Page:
All candidates hope to win over the youth vote, which could easily reach 50 percent of all votes cast if their disappointment with Mr. Ahmadinejad brings them out in force on June 12. For example, as a candidate, in 2005, Mr. Ahmadinejad had promised to focus on the “real” problems of youth, questioning the government’s obsession with youth attire. However, as president, he did the exact opposite by signing an order to increase street surveillance of youth by the morality police. Mr. Moussavi’s emphasis on social issues that mainly concern urban youth appears to have attracted a strong youth following. In a clever but subtle move, his campaign posters show him holding hands with his wife.
The Anticipated Run-Off
The goal of the reformists for Friday is to take the election to the second round, where they think they have a good chance of defeating Mr. Ahmadinejad. Odds are good that this will happen, but by no means will it be easy. First, Mr. Ahmadinejad is a formidable campaigner and enjoys the implicit support of the Supreme Leader as well as large sections of the lower classes. Second, in the last two years he has been busy redistributing income to the lower strata and evidence shows that this may have succeeded in creating greater support. Finally, no president of the Islamic Republic has served just one term throughout Iran’s history.
Still, the conservatives seem quite fearful of the second round and are expected to pull all stops to win in the first. The Iran Daily, which supports Mr. Ahmadinejad, sounded an optimistic note last week when it claimed that polls show Mr. Ahmadinejad has increased his share of votes from 51 to 63 percent. However, polls in Iran are highly inaccurate and often contradict each other.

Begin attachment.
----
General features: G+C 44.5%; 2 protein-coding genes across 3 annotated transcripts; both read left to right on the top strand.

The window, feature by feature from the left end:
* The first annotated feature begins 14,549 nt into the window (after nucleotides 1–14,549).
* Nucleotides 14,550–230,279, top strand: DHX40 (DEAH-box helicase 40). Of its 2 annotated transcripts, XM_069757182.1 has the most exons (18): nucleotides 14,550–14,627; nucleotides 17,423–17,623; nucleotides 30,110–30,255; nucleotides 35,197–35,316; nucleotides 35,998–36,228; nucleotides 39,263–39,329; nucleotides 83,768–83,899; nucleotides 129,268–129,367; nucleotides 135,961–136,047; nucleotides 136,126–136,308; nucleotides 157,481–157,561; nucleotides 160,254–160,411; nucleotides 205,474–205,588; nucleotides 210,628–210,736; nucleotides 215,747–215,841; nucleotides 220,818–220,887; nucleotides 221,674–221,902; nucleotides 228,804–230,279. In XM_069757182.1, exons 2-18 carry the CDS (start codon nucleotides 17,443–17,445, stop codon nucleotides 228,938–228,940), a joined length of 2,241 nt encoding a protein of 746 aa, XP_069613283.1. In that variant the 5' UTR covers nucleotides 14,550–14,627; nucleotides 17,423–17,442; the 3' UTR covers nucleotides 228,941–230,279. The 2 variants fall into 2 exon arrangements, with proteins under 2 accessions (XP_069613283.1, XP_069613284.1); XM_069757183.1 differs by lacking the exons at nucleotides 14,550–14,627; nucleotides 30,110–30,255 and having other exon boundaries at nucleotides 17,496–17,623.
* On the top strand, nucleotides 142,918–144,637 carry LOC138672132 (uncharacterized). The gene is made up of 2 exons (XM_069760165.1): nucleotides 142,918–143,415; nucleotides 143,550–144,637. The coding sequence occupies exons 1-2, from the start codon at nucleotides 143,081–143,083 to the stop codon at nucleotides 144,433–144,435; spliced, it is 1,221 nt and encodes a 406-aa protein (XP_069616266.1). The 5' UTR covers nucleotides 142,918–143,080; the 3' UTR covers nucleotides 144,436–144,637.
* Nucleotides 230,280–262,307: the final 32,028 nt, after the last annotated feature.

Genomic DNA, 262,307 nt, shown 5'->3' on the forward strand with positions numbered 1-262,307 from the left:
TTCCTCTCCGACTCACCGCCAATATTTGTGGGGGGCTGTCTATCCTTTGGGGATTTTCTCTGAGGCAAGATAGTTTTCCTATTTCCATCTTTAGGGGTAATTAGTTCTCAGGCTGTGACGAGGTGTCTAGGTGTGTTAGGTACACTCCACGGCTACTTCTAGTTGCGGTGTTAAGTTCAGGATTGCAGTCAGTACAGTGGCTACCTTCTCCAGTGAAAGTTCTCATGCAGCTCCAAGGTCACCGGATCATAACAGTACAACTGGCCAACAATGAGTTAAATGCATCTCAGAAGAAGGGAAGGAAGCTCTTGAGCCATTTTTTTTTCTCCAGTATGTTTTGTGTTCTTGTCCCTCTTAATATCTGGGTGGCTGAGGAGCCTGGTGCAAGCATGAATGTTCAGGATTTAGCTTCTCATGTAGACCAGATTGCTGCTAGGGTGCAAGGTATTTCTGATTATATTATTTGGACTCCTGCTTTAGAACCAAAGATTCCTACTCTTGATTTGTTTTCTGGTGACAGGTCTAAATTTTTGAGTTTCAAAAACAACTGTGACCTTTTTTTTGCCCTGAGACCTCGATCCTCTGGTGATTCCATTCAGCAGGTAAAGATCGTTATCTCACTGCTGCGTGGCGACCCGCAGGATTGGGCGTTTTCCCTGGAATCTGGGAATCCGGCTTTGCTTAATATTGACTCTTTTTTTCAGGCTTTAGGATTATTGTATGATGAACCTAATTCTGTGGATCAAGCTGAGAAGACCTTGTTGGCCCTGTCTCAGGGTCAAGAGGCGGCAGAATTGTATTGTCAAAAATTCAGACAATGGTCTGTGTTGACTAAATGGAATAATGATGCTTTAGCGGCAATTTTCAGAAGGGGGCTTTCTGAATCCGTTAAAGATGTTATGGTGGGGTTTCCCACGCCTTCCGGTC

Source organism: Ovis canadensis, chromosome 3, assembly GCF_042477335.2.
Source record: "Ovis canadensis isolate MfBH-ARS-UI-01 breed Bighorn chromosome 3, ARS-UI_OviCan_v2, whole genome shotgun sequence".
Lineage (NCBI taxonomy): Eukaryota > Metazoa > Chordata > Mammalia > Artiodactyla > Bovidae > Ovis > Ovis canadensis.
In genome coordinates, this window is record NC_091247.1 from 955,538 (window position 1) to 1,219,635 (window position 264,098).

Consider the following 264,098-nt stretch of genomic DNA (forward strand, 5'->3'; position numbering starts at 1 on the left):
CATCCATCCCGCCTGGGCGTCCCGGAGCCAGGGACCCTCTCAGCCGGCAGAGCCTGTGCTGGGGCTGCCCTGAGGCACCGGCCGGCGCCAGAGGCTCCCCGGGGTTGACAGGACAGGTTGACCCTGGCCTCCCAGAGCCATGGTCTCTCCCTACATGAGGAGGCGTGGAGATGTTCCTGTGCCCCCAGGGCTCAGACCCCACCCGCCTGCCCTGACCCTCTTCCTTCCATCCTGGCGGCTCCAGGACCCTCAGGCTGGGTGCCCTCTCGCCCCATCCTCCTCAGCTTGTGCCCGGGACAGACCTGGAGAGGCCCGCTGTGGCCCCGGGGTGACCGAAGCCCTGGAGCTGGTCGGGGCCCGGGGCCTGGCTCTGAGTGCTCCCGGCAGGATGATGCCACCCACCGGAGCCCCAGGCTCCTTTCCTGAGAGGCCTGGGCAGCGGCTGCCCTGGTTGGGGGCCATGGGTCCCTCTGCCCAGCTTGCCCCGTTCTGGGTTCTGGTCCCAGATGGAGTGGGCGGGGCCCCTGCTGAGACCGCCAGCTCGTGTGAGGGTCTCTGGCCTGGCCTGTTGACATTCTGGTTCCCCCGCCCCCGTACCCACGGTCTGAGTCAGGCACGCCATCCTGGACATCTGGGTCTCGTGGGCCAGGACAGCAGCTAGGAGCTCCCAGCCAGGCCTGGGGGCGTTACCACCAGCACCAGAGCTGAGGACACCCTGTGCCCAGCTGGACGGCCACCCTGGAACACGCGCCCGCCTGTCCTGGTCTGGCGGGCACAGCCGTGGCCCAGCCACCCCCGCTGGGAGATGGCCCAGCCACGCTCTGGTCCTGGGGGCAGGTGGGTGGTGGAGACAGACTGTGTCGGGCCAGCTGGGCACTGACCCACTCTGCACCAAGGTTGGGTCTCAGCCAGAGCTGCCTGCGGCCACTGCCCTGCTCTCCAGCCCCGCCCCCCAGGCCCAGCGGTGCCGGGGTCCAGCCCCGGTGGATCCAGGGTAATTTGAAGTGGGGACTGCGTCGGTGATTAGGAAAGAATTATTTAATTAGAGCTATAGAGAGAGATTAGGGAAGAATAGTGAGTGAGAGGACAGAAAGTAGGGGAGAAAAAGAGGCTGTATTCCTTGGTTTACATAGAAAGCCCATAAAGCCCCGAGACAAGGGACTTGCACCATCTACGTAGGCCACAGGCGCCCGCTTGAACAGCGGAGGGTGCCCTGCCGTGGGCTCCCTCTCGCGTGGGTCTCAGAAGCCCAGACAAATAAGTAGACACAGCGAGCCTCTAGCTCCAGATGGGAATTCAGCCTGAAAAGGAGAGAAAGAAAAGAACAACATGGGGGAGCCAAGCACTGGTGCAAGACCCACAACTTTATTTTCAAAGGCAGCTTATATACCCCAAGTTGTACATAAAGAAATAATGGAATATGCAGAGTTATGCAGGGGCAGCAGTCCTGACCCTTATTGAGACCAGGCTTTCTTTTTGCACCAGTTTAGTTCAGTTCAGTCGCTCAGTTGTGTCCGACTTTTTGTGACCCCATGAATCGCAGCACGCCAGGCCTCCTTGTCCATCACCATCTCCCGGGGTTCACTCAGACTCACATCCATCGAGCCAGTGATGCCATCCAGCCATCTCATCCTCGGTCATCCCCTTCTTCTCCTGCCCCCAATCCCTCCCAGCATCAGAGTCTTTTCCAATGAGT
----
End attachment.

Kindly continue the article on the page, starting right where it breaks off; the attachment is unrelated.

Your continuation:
No matter what happens on Friday, this election has scored a decisive victory for Iranian politics. Despite ad hominem attacks and populist distractions, politicians are being held accountable for their record. In his last debate, Mr. Ahmadinejad held up a dozen charts to show his government’s accomplishments on the economy. Mr. Moussavi’s critics have pointed to his record in the 1980s, when as prime minister he presided over the socialization of the Iranian economy, to which he has responded by saying that the times have changed and so has he. Mr. Karroubi’s performance as the speaker of the parliament has also come under scrutiny, when he killed a progressive press law, citing a decree from the Supreme Leader to stop debating it. Accountability is not going to constrain Mr. Ahmadinejad should he get reelected, for this would be his second and last term and there is no political party that would do the accounting for him. But newly elected presidents would have to govern with a view to accounting for their record later on, which is political progress.
 Middle class is defined on the basis of $10 per person per day expenditures in PPP dollars and at least a basic education for the household head.
 A candidate must gain at least 51 percent of the votes to be elected as winner. With such a tight race between the candidates, the elections on June 12 will likely lead to a second round.
I think [Rouhani] seems to be prepared to leave no stone unturned in terms of warning of the possible consequences of an election that is engineered against him, but also trying to rally those who might be sceptical about the utility of their vote to come out and cast a ballot.